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Issue 1, 2005
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Bioorthogonal organic chemistry in living cells: novel strategies for labeling biomolecules

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Abstract

The chemical labeling of biomolecules continues to be an important tool for the study of their function and cellular fate. Attention is increasingly focused on labeling of biomolecules in living cells, since cell lysis introduces many artefacts. In addition, with the advances in biocompatible synthetic organic chemistry, a whole new field of opportunity has opened up, affording high diversity in the nature of the label as well as a choice of ligation reactions. In recent years, several different two-step labeling strategies have emerged. These rely on the introduction of a bioorthogonal attachment site into a biomolecule, then ligation of a reporter molecule to this site using bioorthogonal organic chemistry. This Perspective focuses on these techniques, their implications and future directions.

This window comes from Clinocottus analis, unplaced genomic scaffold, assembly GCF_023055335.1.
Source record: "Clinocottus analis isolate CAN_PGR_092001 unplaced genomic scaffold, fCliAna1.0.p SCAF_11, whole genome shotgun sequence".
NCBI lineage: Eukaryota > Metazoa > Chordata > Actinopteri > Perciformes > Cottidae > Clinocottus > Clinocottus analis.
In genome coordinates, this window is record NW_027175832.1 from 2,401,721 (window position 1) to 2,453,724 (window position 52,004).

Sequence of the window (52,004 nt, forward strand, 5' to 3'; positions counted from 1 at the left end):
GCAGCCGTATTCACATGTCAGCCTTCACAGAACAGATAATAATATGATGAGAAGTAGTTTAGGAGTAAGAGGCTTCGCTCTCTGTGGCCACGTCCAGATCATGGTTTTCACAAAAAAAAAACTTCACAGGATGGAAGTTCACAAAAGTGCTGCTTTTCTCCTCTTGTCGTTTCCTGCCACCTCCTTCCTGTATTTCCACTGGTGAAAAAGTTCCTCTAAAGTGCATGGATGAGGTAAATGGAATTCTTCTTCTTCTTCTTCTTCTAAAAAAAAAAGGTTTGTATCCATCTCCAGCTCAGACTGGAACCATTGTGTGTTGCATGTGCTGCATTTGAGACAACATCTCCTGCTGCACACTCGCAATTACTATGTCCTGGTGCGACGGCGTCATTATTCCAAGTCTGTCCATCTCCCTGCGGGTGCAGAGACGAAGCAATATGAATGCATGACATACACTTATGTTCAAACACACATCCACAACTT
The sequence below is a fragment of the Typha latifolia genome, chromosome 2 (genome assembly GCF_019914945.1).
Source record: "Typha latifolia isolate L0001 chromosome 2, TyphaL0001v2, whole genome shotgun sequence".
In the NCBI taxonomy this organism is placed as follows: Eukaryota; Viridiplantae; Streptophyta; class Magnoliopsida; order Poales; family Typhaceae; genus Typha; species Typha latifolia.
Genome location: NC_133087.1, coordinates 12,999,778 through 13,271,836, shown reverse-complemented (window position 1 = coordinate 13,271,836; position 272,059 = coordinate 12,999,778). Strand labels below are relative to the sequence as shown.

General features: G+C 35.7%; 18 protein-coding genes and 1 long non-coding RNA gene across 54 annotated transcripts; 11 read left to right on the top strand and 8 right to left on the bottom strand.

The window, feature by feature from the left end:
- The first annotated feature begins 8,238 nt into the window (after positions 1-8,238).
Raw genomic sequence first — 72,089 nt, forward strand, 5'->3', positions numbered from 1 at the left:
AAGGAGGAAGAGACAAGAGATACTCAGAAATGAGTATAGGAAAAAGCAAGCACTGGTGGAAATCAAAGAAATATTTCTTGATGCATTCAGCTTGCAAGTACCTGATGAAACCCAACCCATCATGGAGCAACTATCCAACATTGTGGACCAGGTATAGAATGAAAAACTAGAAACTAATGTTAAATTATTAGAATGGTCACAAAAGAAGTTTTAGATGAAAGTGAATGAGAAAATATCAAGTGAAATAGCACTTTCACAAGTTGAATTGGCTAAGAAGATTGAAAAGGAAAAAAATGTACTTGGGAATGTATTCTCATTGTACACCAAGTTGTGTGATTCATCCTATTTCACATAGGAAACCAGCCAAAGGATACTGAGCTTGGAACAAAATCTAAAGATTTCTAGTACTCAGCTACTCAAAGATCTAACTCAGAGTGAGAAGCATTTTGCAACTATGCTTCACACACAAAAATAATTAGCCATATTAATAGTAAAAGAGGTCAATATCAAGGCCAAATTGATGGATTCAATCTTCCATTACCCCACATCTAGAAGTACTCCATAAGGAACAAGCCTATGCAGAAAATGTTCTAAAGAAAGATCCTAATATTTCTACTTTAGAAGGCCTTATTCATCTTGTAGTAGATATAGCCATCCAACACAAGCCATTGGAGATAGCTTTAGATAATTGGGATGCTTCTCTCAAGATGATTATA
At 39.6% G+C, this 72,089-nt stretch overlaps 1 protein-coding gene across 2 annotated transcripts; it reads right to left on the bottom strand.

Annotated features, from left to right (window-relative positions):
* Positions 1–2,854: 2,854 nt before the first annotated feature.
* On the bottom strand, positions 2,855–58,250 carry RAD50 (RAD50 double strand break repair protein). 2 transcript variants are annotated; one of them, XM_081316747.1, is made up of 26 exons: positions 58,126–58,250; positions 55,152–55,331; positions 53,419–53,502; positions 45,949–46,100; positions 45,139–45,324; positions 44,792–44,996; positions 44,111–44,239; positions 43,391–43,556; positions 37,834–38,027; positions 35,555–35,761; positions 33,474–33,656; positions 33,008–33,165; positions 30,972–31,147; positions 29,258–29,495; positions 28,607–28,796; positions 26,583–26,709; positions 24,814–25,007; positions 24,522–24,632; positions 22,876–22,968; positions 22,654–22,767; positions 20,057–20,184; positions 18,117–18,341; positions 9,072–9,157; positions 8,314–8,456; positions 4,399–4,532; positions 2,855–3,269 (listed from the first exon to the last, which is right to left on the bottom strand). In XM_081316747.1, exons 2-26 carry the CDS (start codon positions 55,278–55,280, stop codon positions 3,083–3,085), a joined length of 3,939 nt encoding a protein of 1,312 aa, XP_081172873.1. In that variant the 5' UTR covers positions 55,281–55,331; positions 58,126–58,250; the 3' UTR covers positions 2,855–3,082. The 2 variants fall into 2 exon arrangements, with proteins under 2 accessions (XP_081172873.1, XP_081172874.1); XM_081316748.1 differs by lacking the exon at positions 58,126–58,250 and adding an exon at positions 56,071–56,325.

Graphical abstract: Bioorthogonal organic chemistry in living cells: novel strategies for labeling biomolecules

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Publication details

The article was received on 16 Aug 2004 and first published on 29 Nov 2004


Article type: Perspective
DOI: 10.1039/B412558D
Citation: Org. Biomol. Chem., 2005,3, 20-27
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    Bioorthogonal organic chemistry in living cells: novel strategies for labeling biomolecules

    P. F. van Swieten, M. A. Leeuwenburgh, B. M. Kessler and H. S. Overkleeft, Org. Biomol. Chem., 2005, 3, 20
    DOI: 10.1039/B412558D

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